The Rise And Rise Of Local Search

In the past two months we've noticed that businesses that rank well in local search results are gaining an unusually high volume of enquiries from customers on mobile devices. It’s not just a percentage or two higher – it’s huge.

So is it good fortune? No. It’s all to do with the recent move by search engines to interpret your intention when you search.

What’s your intention?

These days, search engines understand that there are three types of searches:

  • Navigational queries

  • Informational queries

  • Transactional queries


Navigational queries are searches carried out to find a particular website or webpage. For example, you might search “Kochie’s Business Builders” to find this website.

Informational queries are searches carried out to find particular information. For example, you might search “when was the Sydney Harbour bridge opened” to find your answer (the answer is 1932 by the way).

Transaction queries are searches that indicate intent to complete a transaction, such as making a purchase. Transactional search queries may include brand or product names, may be generic (like “24 hour plumber Geelong”) or may actually include terms like “buy” and “order”.

Mobile signals a different intention

So, how does a search engine determine the intention of your search? Simply put, it uses all of the information at its disposal to take a best guess.

In the early days, it was all about semantics – looking at the words you typed in to your query. But more recently, search engines have been able to draw on a host of other data, and have been able to customise results based on your assumed intention.

As an example of how this works, let’s consider a person who searches “pizza”.

Searching from a desktop, algorithms interpret this as an informational search – that is, a person who types ‘pizza’ is likely to be looking for information about pizzas – how they’re made, their common ingredients, how many calories, etc.

Consequently, the results returned are generic and informational, including results such as Wikipedia.

Searching from a mobile device, Google has started making the assumption that this is likely to be a transactional search – that is, that the person is likely to be looking for a nearby pizza restaurant.

And so, using the GPS location information from the mobile phone to pinpoint the location, they’re showing local business listings of nearby businesses. If you’re a business with a local listing, this is gold dust!

Taking advantage of the situation

So how can your business take advantage?

Aside from investing in professional search engine optimisation, there are three main areas you can work on to gain visibility in this space.

LIST ON GOOGLE PLACES

If you've never heard if Google Places (AKA Google Plus), you absolutely need to get on it now. It’s a free service that acts as an online directory, giving customers simple, valuable information about your business.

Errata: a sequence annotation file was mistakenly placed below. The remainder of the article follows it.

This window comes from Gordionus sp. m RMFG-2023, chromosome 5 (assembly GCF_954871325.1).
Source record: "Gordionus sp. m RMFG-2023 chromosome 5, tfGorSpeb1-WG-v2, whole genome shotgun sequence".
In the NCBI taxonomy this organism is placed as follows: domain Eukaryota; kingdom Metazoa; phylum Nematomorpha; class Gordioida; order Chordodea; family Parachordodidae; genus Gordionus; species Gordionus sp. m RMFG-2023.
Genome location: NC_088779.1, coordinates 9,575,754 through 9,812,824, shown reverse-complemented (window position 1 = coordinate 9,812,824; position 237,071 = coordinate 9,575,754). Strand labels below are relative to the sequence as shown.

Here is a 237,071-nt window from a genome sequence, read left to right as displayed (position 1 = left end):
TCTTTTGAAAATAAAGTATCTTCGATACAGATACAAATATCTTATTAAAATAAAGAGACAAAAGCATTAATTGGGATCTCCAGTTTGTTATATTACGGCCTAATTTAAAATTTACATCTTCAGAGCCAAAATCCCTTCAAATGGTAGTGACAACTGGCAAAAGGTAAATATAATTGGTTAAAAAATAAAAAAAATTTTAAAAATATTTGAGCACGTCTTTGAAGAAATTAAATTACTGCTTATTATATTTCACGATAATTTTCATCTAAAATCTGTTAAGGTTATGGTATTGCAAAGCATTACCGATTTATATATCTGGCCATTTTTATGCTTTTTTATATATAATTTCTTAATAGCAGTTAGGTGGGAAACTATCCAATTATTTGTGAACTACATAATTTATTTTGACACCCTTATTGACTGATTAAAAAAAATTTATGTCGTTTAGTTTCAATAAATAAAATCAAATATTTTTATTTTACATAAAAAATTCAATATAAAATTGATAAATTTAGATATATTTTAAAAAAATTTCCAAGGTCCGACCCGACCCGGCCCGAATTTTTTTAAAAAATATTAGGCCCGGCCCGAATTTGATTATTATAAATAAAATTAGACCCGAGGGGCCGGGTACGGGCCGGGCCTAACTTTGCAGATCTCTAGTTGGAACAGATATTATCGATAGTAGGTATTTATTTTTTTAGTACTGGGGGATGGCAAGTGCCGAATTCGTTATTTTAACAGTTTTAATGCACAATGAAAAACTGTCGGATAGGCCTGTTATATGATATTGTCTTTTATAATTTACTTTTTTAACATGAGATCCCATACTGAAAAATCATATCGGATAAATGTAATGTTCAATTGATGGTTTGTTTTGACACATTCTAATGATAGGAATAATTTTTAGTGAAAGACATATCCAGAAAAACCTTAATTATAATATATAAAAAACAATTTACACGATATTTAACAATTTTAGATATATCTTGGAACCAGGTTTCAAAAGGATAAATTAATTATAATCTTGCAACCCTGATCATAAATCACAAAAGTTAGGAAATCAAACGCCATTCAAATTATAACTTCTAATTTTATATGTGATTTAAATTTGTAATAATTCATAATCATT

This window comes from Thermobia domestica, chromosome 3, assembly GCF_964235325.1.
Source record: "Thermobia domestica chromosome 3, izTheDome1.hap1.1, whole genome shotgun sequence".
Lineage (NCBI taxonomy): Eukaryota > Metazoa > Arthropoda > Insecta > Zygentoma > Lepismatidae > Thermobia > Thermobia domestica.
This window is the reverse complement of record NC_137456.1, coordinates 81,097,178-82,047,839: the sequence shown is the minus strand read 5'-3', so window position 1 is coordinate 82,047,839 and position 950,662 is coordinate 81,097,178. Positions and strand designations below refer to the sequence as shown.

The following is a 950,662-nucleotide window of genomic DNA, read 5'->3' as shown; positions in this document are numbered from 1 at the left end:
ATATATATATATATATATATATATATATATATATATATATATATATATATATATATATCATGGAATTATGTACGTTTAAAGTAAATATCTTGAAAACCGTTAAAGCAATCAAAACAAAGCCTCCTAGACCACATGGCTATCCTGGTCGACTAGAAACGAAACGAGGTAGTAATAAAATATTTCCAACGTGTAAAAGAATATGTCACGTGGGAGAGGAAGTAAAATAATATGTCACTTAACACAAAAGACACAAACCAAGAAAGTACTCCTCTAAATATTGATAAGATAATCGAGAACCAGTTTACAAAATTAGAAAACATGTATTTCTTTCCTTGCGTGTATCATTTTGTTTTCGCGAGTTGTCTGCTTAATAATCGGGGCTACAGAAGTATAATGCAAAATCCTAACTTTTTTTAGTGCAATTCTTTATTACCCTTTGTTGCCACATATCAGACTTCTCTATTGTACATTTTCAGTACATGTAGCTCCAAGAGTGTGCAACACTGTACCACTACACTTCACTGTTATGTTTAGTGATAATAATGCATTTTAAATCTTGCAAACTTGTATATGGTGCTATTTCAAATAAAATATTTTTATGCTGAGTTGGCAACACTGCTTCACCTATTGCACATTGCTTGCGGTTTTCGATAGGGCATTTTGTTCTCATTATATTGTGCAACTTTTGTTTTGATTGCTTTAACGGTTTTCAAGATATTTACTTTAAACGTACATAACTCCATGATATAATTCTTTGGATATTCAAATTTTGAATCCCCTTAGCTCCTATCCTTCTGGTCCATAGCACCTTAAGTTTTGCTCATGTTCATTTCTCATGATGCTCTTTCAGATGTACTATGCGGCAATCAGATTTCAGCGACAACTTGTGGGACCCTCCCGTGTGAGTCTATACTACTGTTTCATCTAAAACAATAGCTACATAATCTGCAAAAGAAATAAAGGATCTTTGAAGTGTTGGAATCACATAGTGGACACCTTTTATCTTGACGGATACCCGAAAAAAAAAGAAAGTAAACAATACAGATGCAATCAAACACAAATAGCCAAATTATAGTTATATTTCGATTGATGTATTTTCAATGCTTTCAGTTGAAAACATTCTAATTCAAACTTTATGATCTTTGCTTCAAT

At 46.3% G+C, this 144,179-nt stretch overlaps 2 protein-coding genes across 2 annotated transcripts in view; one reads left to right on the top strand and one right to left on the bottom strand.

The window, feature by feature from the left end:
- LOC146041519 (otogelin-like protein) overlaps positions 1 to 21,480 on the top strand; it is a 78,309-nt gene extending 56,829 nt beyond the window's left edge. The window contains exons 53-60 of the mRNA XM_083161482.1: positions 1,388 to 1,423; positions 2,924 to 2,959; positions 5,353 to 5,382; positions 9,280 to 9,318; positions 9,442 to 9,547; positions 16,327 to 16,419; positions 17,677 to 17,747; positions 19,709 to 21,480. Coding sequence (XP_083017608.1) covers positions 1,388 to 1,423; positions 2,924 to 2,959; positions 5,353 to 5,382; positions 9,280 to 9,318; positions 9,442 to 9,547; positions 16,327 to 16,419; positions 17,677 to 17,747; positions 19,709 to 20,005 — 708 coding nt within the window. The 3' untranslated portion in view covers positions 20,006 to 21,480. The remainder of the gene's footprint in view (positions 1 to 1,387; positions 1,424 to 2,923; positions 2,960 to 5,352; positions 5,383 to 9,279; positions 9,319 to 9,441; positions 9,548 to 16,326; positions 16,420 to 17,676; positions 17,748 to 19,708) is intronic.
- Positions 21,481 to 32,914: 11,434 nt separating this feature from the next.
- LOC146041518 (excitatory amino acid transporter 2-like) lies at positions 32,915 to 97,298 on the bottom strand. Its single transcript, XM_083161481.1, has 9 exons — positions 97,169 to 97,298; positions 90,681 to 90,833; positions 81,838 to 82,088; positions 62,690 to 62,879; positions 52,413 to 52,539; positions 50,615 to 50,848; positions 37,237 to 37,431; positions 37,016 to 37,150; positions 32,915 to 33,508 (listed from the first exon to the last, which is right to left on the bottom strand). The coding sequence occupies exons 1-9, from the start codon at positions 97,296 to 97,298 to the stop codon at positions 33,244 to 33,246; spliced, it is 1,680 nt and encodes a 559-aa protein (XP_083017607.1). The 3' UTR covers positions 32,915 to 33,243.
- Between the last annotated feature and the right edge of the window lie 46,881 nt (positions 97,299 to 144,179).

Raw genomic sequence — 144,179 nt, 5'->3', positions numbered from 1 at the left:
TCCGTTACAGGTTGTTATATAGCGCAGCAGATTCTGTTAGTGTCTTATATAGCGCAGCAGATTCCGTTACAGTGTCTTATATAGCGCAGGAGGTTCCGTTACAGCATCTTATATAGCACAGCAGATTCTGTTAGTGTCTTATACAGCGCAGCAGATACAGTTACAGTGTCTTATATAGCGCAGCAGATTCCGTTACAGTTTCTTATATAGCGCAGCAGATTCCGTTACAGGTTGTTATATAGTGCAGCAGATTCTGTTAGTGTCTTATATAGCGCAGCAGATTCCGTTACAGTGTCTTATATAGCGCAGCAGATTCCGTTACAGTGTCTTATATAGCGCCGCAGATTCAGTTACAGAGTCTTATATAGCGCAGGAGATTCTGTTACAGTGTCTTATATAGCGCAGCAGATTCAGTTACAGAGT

It’s also the basis of Google’s local business listings, and the key to taking advantage of the current situation.

EMPHASISE YOUR LOCATION ON YOUR WEBSITE

In the past, your products and services were the critical factors to highlight on your website; well, certainly from search engine optimisation point of view. Whilst they’re still the biggest factors, we’re now seeing value in increasing the prominence of location information on your website.

By including and optimising your location information on your website (preferably on more than one page) you give yourself a head start on local search listings.

ENSURE CONSISTENT INFORMATION ACROSS THE WEB

If you're building your online presence, there is one major factor to get correct right at the start: ensure that all business details you plan to use are clear, correct, and consistent.

To determine whether yours is a trusted local business, search engines are cross-referencing information from many sources (including your own website, local directories, yellow pages, and many more).

Ensuring that the information is consistent is a strong signal to the search engines that your business is established, and trusted, and worthy of displaying in the search engine results.

With a prominent local search listing, you could be one of those ‘lucky’ businesses gaining a high volume of enquiries from customers on mobile devices.

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Luke Chaffey is a Digital Marketing Specialist with KBB Digital. For advice on Digital Marketing, including Social Media Marketing and Search Engine Optimisation, visit http://www.kbbdigital.com.au/
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